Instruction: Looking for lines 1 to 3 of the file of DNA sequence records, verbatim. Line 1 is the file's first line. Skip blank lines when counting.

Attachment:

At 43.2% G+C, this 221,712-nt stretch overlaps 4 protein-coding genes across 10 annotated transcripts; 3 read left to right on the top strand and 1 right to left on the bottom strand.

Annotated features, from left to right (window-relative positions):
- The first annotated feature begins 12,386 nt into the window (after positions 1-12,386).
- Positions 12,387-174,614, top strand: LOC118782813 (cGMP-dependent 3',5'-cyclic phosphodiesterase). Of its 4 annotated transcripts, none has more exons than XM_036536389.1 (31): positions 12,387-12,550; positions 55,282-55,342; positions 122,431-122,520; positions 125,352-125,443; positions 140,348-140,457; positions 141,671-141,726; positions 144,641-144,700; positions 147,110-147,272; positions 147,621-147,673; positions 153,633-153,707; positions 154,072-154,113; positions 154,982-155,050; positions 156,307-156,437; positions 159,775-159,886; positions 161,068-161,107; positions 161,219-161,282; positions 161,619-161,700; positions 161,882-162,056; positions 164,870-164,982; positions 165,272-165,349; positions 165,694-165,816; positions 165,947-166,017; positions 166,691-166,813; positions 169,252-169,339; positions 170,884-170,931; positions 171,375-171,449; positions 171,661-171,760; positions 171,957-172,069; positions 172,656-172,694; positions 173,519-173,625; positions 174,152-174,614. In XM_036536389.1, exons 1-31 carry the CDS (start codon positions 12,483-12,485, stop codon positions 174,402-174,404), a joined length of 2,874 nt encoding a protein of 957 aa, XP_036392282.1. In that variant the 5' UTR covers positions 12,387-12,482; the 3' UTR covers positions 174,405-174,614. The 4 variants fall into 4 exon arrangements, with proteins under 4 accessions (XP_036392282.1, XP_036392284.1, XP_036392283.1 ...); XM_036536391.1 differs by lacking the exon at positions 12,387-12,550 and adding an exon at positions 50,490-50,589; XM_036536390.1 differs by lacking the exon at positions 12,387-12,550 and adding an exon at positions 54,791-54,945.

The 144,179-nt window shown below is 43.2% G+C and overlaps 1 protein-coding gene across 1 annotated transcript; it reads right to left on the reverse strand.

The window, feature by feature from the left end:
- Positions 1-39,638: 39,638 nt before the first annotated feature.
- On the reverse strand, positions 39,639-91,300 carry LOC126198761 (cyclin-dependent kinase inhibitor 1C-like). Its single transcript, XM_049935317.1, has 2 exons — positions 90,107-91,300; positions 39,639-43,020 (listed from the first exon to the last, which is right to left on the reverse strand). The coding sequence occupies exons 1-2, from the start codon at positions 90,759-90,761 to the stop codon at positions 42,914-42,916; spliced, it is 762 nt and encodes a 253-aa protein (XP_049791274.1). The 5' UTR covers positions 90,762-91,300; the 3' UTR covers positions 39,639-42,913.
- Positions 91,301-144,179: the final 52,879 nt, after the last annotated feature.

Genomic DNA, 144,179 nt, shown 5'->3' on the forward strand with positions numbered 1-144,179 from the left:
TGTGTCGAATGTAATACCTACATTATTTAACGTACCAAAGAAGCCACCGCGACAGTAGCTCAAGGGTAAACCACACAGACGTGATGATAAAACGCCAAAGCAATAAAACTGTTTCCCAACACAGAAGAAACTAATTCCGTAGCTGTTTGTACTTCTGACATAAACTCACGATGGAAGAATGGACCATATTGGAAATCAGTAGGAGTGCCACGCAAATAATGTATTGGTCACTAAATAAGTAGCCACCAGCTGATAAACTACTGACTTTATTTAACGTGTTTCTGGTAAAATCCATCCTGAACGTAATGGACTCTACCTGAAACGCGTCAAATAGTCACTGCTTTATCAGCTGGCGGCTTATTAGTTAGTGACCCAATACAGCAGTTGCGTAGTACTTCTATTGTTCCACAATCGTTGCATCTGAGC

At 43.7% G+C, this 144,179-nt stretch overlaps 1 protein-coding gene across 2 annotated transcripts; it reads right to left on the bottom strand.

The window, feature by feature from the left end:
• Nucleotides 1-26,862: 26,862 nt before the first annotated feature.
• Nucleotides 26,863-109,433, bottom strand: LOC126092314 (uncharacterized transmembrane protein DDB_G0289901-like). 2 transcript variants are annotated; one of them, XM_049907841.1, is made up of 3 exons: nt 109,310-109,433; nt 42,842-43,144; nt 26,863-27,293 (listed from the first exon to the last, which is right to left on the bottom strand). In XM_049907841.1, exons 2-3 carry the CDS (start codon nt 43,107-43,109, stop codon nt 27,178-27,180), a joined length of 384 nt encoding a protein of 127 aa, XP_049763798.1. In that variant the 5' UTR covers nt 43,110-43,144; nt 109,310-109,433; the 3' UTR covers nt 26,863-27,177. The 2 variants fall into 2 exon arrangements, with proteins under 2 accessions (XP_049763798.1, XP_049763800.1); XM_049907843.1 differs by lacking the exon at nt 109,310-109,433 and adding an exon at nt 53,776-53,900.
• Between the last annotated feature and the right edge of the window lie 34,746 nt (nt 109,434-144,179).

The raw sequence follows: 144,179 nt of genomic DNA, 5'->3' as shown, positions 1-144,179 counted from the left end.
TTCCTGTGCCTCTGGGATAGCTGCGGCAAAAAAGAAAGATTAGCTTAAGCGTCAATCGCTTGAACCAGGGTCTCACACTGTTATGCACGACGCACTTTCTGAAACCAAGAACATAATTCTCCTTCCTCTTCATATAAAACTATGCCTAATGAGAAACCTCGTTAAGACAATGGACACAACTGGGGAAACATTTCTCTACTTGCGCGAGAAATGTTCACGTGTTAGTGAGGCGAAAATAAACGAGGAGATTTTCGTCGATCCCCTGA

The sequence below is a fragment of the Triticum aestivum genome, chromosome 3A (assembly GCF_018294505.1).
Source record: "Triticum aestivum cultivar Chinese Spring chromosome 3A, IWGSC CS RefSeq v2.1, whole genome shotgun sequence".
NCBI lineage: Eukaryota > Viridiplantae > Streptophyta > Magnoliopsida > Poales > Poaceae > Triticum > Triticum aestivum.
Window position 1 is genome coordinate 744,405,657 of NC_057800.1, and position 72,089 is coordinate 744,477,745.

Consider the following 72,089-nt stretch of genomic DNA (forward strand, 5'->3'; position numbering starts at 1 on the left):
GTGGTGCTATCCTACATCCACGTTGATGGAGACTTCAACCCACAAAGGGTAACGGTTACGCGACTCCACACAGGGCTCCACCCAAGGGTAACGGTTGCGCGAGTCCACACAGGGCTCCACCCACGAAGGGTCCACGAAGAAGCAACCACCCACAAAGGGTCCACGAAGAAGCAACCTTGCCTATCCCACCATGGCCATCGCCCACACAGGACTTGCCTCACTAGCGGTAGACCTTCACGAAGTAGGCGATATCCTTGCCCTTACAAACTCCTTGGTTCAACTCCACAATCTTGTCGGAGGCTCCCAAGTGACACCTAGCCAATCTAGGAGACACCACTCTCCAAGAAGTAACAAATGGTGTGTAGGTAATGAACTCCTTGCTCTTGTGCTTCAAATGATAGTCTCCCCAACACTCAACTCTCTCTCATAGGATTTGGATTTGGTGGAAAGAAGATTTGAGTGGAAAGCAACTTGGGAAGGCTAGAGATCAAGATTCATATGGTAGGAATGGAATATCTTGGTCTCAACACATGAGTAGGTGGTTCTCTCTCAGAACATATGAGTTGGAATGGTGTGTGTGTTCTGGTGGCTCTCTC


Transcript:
At 43.2% G+C, this 221,712-nt stretch overlaps 4 protein-coding genes across 10 annotated transcripts; 3 read left to right on the top strand and 1 right to left on the bottom strand.

Annotated features, from left to right (window-relative positions):
- The first annotated feature begins 12,386 nt into the window (after positions 1-12,386).